To get this software you need write on our e-mail:
Reserve e-mail address to contact us:
Your personal ID:
Whether the price is $980 or $490, paying the ransom is not a good idea because of the above mentioned reasons. Mainly because there is no way of knowing whether victims will actually get their files back. The only sure way to recover files is via backup.
Situations like this are why regularly backing up files is so important. There are many different backup options available, and users should be able to find the most convenient option for them.
Ransomware distribution methods
Most ransomware use more or less the same distribution methods, which include malicious email attachments, exploit kits, fake updates, torrents, and software cracks.
The majority of individual users get infected with ransomware when they open a malicious email attachment and enable macros. Launching an email spam campaign that distributes malware is one of the easier, low-effort ways. Cyber crooks purchase thousands of email addresses from hacking forums, and massively send out malicious emails to those addresses. Unless someone is targeted specifically, the emails are fairly obviously spam. They are sent from random email addresses while senders claim to be from legitimate companies and organizations, contain loads of grammar and spelling mistakes, and put pressure on users to open the email attachments. Since malicious emails can be sophisticated, it’s always recommended to scan unsolicited email attachments with anti-malware software or VirusTotal before opening them.
Malware can also often be encountered on various torrent sites/forums promoting pirated content and software cracks. It’s no secret that torrent sites are not regulated properly, allowing anyone to upload anything. Cyber criminals can easily disguise their malware as a popular episode of a TV series, movie, book, game, etc. Same goes for software cracks. Not only is downloading copyrighted content for free essentially stealing but it could also be dangerous for the computer.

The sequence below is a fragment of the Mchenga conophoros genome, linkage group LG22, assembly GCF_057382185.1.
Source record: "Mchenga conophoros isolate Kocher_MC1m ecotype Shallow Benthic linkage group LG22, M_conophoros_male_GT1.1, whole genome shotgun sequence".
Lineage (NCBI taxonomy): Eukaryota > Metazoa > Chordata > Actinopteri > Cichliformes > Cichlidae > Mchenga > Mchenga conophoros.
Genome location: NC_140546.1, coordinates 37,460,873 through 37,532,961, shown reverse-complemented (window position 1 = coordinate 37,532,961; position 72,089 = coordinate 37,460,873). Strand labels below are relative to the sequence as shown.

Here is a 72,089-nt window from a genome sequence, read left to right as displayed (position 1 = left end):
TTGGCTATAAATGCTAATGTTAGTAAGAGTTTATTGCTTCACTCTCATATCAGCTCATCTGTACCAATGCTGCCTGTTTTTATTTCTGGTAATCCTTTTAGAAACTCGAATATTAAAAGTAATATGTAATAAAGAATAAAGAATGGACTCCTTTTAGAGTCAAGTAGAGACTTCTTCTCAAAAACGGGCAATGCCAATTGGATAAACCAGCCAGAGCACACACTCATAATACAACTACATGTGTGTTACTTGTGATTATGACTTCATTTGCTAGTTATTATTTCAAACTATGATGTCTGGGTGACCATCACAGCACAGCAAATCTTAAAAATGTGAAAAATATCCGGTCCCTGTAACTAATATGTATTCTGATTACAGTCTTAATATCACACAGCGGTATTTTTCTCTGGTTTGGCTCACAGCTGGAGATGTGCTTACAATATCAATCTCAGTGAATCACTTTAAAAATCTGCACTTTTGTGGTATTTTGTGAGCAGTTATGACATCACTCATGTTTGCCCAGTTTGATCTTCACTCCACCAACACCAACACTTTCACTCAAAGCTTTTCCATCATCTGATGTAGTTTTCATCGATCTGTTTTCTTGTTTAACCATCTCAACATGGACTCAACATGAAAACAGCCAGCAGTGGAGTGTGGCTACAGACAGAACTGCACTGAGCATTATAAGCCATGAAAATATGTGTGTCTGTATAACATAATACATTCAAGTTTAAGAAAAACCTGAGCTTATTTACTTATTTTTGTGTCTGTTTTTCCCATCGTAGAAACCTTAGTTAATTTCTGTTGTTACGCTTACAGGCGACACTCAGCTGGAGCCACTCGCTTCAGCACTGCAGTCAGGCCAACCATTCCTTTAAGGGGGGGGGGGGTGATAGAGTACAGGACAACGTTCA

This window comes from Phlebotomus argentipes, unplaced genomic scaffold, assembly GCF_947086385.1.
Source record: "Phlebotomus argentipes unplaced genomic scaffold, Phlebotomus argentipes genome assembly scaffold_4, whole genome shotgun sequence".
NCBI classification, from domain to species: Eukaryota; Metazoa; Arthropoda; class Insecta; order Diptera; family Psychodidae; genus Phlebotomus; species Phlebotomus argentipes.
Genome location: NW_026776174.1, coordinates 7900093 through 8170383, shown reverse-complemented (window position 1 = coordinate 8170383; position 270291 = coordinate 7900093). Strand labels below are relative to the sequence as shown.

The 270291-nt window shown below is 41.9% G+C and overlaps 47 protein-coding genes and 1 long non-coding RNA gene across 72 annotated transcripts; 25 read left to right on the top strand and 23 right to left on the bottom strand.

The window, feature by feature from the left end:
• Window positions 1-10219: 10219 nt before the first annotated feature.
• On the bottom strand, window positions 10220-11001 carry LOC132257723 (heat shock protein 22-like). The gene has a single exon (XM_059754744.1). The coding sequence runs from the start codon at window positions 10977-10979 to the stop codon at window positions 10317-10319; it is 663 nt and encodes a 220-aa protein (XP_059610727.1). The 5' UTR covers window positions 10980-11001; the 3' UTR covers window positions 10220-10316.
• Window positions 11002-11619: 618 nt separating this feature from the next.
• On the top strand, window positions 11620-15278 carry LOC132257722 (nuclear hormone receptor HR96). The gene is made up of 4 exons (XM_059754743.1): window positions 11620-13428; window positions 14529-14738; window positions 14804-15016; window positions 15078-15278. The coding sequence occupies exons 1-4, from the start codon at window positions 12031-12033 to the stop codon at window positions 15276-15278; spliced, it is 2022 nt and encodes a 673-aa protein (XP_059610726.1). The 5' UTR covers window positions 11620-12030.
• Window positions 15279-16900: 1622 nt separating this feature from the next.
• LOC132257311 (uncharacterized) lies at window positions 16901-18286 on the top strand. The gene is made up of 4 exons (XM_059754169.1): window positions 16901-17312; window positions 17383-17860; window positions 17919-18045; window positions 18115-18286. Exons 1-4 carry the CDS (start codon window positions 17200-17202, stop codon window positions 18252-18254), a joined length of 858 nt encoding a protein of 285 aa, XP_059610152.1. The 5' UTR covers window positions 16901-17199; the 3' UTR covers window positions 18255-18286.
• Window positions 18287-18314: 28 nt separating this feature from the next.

Installing updates regularly is also important as the updates patch known vulnerabilities that can be used by malware to get in. During the notorious WannaCry ransomware attach back in 2017, the malware was able to infect so many systems because they did not have an important update installed. The Windows update was made available months prior to the attack. Whenever possible, users should enable automatic updates.
Boop ransomware removal
Users should not attempt to remove Boop ransomware manually because that would lead to even more damage. Instead, users should delete Boop ransomware via anti-malware software. The program would take care of everything but unfortunately, it would not decrypt files. While removing the ransomware as soon as possible is very important, files will still remain encrypted. They can only be decrypted with the special decryptor cyber crooks are trying to sell users. But files can easily be recovered via backup.
Boop ransomware is detected as:
- Trojan-Ransom.Win32.Stop.pl by Kaspersky
- Trojan.MalPack.GS by Malwarebytes
- Trojan:Win32/Ymacco.AA2A by Microsoft
- ML.Attribute.HighConfidence by Symantec
- Win32:RansomX-gen [Ransom] by Avast/AVG
- A Variant Of Win32/Kryptik.HFRI by ESET